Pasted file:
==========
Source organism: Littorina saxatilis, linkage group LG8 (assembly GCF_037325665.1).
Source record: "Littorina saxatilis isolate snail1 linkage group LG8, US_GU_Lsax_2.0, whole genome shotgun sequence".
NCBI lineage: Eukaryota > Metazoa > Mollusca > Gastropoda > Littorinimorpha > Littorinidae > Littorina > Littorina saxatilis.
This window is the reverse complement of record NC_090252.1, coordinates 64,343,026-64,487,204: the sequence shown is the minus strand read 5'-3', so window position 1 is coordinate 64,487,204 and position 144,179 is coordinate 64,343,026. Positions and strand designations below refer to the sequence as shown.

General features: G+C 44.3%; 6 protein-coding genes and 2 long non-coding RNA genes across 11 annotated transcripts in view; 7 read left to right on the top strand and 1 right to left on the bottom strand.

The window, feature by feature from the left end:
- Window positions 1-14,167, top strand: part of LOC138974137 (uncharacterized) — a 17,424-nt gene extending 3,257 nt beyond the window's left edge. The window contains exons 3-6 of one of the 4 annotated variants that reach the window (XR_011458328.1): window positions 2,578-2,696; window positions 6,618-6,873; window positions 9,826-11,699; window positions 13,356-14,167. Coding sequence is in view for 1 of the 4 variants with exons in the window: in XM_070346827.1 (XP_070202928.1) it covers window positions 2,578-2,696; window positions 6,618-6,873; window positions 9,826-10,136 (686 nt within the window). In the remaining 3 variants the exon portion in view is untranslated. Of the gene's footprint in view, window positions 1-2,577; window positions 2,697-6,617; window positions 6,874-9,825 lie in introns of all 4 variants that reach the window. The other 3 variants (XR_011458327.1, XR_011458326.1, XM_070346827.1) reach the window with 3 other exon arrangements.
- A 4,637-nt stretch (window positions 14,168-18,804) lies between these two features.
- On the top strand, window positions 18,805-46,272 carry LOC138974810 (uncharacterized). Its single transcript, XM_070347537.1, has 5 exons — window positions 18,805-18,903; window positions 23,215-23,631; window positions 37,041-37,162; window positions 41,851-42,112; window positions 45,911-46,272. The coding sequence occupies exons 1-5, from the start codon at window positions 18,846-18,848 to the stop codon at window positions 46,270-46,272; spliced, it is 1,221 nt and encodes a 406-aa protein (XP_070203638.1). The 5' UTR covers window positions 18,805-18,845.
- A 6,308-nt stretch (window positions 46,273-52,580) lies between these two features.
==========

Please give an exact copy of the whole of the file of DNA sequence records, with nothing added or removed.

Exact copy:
Source organism: Littorina saxatilis, linkage group LG8 (assembly GCF_037325665.1).
Source record: "Littorina saxatilis isolate snail1 linkage group LG8, US_GU_Lsax_2.0, whole genome shotgun sequence".
NCBI lineage: Eukaryota > Metazoa > Mollusca > Gastropoda > Littorinimorpha > Littorinidae > Littorina > Littorina saxatilis.
This window is the reverse complement of record NC_090252.1, coordinates 64,343,026-64,487,204: the sequence shown is the minus strand read 5'-3', so window position 1 is coordinate 64,487,204 and position 144,179 is coordinate 64,343,026. Positions and strand designations below refer to the sequence as shown.

General features: G+C 44.3%; 6 protein-coding genes and 2 long non-coding RNA genes across 11 annotated transcripts in view; 7 read left to right on the top strand and 1 right to left on the bottom strand.

The window, feature by feature from the left end:
- Window positions 1-14,167, top strand: part of LOC138974137 (uncharacterized) — a 17,424-nt gene extending 3,257 nt beyond the window's left edge. The window contains exons 3-6 of one of the 4 annotated variants that reach the window (XR_011458328.1): window positions 2,578-2,696; window positions 6,618-6,873; window positions 9,826-11,699; window positions 13,356-14,167. Coding sequence is in view for 1 of the 4 variants with exons in the window: in XM_070346827.1 (XP_070202928.1) it covers window positions 2,578-2,696; window positions 6,618-6,873; window positions 9,826-10,136 (686 nt within the window). In the remaining 3 variants the exon portion in view is untranslated. Of the gene's footprint in view, window positions 1-2,577; window positions 2,697-6,617; window positions 6,874-9,825 lie in introns of all 4 variants that reach the window. The other 3 variants (XR_011458327.1, XR_011458326.1, XM_070346827.1) reach the window with 3 other exon arrangements.
- A 4,637-nt stretch (window positions 14,168-18,804) lies between these two features.
- On the top strand, window positions 18,805-46,272 carry LOC138974810 (uncharacterized). Its single transcript, XM_070347537.1, has 5 exons — window positions 18,805-18,903; window positions 23,215-23,631; window positions 37,041-37,162; window positions 41,851-42,112; window positions 45,911-46,272. The coding sequence occupies exons 1-5, from the start codon at window positions 18,846-18,848 to the stop codon at window positions 46,270-46,272; spliced, it is 1,221 nt and encodes a 406-aa protein (XP_070203638.1). The 5' UTR covers window positions 18,805-18,845.
- A 6,308-nt stretch (window positions 46,273-52,580) lies between these two features.